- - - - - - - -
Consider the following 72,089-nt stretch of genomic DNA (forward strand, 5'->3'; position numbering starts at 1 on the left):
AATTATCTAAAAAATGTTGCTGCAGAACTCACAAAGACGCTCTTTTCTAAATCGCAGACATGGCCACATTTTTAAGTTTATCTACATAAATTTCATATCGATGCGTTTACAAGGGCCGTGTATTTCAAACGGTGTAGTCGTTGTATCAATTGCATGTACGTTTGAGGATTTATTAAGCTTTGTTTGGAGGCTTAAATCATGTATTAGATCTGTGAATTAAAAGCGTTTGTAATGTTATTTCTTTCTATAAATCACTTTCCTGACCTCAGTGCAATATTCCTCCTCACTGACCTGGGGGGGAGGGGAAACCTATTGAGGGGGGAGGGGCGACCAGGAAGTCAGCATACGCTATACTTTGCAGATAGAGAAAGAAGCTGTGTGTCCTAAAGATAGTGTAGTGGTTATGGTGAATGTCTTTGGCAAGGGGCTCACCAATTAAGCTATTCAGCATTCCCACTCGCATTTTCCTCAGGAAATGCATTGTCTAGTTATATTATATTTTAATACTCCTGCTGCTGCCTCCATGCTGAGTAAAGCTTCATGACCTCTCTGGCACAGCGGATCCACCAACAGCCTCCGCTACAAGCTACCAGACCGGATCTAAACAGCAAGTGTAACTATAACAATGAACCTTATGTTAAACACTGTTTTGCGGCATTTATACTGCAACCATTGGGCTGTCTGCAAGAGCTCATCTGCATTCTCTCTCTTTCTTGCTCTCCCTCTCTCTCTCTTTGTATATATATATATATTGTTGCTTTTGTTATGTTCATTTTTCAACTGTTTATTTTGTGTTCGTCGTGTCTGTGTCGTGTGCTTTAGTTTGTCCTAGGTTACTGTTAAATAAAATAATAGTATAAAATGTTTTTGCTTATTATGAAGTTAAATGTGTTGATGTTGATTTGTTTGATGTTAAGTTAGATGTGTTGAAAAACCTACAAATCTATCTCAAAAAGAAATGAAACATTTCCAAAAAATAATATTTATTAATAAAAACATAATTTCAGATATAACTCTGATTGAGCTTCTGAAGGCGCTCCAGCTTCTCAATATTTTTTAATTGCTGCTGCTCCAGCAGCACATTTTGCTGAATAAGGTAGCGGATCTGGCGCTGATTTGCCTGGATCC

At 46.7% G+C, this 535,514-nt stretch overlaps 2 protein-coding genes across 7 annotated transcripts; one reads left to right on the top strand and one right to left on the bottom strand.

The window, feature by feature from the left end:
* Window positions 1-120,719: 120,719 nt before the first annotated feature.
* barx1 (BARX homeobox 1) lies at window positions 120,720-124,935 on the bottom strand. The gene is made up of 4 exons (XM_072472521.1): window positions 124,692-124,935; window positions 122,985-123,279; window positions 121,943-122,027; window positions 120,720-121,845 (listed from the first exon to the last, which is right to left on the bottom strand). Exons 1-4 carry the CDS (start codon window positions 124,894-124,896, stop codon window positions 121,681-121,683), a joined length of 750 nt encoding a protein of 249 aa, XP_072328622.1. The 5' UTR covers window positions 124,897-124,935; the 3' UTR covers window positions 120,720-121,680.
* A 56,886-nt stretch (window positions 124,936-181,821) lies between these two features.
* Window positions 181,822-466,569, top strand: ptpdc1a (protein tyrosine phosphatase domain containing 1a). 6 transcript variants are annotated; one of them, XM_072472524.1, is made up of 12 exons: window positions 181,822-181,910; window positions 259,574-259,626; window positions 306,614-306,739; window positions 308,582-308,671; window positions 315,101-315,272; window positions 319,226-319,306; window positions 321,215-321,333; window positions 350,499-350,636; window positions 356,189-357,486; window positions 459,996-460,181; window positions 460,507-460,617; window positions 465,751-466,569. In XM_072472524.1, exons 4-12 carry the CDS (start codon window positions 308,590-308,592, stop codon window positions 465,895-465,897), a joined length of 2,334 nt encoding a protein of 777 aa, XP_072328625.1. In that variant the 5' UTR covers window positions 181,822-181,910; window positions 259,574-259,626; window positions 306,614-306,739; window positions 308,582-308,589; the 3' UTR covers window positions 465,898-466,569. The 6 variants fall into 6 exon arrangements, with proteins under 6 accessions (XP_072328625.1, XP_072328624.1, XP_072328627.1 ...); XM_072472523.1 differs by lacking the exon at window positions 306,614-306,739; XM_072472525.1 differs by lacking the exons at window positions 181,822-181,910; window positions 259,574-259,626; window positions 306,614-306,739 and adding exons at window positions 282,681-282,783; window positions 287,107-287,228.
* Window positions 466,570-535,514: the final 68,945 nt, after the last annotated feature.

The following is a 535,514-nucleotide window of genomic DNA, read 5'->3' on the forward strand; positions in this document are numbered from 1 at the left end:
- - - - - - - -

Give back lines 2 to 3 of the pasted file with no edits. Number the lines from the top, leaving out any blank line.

AATTATCTAAAAAATGTTGCTGCAGAACTCACAAAGACGCTCTTTTCTAAATCGCAGACATGGCCACATTTTTAAGTTTATCTACATAAATTTCATATCGATGCGTTTACAAGGGCCGTGTATTTCAAACGGTGTAGTCGTTGTATCAATTGCATGTACGTTTGAGGATTTATTAAGCTTTGTTTGGAGGCTTAAATCATGTATTAGATCTGTGAATTAAAAGCGTTTGTAATGTTATTTCTTTCTATAAATCACTTTCCTGACCTCAGTGCAATATTCCTCCTCACTGACCTGGGGGGGAGGGGAAACCTATTGAGGGGGGAGGGGCGACCAGGAAGTCAGCATACGCTATACTTTGCAGATAGAGAAAGAAGCTGTGTGTCCTAAAGATAGTGTAGTGGTTATGGTGAATGTCTTTGGCAAGGGGCTCACCAATTAAGCTATTCAGCATTCCCACTCGCATTTTCCTCAGGAAATGCATTGTCTAGTTATATTATATTTTAATACTCCTGCTGCTGCCTCCATGCTGAGTAAAGCTTCATGACCTCTCTGGCACAGCGGATCCACCAACAGCCTCCGCTACAAGCTACCAGACCGGATCTAAACAGCAAGTGTAACTATAACAATGAACCTTATGTTAAACACTGTTTTGCGGCATTTATACTGCAACCATTGGGCTGTCTGCAAGAGCTCATCTGCATTCTCTCTCTTTCTTGCTCTCCCTCTCTCTCTCTTTGTATATATATATATATTGTTGCTTTTGTTATGTTCATTTTTCAACTGTTTATTTTGTGTTCGTCGTGTCTGTGTCGTGTGCTTTAGTTTGTCCTAGGTTACTGTTAAATAAAATAATAGTATAAAATGTTTTTGCTTATTATGAAGTTAAATGTGTTGATGTTGATTTGTTTGATGTTAAGTTAGATGTGTTGAAAAACCTACAAATCTATCTCAAAAAGAAATGAAACATTTCCAAAAAATAATATTTATTAATAAAAACATAATTTCAGATATAACTCTGATTGAGCTTCTGAAGGCGCTCCAGCTTCTCAATATTTTTTAATTGCTGCTGCTCCAGCAGCACATTTTGCTGAATAAGGTAGCGGATCTGGCGCTGATTTGCCTGGATCC

At 46.7% G+C, this 535,514-nt stretch overlaps 2 protein-coding genes across 7 annotated transcripts; one reads left to right on the top strand and one right to left on the bottom strand.